The term "Tattoo Flash" (the nickname given to tattoo design sheets) started in the late 1800's carnival and circus sideshows where many of the early tattooers would ply their trade. Flash was the term used to describe how the carnival callers would get the crowd to migrate towards their attraction, whether it be a game, food, or a sideshow attraction. You needed "flash" to get the crowds attention. The tattooers adopted the term and would hang their flash in the booth to catch the attention of passers by. The design sheets were hung proudly for potential clients to choose their next body adornment. A lot of the early carnival tattooers would string their sheets of flash together vertically to display them, allowing them to be quickly folded up accordion style for traveling to the next town.
The flash of early European and American tattooers varied quite a bit. The works of George Burchett or Joseph Hartley in England had finer lines and more intricate designs than than the American tattooers like Cap Coleman or Sailor Jerry Collins' simpler bolder designs. They all shared the same common themes in the designs, most of them being military based to cater to the sailors and soldiers who were a good majority of the tattooers clientele. Ships, anchors, eagles, mermaids and hearts of lover were engraved in the flesh of soldiers around the globe as a right of passage.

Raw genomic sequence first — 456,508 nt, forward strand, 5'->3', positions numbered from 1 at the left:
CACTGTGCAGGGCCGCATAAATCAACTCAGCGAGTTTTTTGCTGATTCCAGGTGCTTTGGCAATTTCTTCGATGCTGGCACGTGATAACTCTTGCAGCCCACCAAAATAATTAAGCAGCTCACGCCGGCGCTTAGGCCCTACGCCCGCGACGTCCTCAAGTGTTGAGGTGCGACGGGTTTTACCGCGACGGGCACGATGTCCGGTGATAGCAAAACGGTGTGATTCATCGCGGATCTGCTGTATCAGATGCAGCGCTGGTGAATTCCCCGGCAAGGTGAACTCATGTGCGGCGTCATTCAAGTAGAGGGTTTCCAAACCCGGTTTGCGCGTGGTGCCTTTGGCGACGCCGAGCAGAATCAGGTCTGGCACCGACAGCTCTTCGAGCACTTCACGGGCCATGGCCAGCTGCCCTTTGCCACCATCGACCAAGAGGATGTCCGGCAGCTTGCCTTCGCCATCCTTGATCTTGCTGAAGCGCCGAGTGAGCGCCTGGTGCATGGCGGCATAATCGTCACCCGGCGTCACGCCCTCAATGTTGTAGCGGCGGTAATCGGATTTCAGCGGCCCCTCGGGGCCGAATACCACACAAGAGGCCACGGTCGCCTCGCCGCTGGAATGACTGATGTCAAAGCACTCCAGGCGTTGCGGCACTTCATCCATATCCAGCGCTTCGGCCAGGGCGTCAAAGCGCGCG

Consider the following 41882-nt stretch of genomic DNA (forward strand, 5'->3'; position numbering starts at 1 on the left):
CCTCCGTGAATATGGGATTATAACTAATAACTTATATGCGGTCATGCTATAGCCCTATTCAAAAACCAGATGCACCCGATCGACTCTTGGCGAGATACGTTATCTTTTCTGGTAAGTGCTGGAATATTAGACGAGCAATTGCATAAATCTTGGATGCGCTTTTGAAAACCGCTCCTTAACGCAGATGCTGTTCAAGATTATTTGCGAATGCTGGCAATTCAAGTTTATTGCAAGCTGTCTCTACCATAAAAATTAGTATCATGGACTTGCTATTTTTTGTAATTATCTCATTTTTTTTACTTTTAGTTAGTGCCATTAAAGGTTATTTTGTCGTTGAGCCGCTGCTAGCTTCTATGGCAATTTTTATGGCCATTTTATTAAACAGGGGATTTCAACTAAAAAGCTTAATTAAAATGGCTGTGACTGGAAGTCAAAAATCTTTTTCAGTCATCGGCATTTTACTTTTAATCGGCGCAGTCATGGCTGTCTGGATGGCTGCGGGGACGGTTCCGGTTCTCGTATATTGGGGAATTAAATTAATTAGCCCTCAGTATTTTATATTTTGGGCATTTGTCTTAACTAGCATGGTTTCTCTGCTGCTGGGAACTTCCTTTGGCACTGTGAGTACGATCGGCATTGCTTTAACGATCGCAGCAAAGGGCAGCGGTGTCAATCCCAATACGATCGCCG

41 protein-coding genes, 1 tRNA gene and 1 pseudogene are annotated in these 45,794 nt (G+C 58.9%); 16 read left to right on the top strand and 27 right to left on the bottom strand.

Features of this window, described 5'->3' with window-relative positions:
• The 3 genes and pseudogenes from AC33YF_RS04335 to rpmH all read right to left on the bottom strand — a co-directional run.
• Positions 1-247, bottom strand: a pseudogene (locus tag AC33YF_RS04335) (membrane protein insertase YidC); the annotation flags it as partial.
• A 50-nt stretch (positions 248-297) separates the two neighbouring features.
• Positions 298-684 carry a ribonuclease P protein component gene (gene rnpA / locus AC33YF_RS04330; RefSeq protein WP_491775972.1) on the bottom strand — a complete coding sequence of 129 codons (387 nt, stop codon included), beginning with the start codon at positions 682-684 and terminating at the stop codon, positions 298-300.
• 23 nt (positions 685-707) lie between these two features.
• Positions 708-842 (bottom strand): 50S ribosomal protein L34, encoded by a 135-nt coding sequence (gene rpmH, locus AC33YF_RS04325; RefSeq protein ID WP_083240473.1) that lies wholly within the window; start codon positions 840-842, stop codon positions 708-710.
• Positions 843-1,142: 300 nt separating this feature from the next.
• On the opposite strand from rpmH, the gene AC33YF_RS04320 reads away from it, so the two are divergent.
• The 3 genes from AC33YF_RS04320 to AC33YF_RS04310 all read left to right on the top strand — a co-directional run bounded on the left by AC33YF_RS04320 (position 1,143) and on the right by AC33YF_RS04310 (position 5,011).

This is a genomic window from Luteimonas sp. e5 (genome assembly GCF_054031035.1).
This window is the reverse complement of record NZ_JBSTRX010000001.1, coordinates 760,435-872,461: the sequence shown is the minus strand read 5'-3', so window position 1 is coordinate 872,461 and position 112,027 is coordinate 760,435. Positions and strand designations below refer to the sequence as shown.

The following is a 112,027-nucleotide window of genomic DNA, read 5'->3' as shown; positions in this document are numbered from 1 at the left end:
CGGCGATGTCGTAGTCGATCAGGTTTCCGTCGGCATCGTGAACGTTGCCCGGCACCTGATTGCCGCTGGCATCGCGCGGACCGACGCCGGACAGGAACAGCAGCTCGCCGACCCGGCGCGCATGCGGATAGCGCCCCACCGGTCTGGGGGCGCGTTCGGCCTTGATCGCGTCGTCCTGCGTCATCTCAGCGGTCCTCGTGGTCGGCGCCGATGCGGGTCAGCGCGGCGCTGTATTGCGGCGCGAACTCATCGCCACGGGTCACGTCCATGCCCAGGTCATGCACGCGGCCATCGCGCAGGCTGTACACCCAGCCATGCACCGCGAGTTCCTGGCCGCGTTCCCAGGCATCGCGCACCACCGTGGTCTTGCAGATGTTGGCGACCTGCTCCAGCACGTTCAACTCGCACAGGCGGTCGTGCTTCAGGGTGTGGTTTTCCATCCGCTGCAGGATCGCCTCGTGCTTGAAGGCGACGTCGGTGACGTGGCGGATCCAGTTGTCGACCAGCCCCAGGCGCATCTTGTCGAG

It was very common for tattooers to share the designs with other tattooers they corresponded with, so you'll variations of the same designs from different artists. In the early days tattooers had 30 to 40 sheets of flash hanging in the shop, and you either chose something from those sheets or you didn't get tattooed. Today flash is used more to inspire ideas in clients as most of the tattooing being done in the world these days is custom designed for each individual client.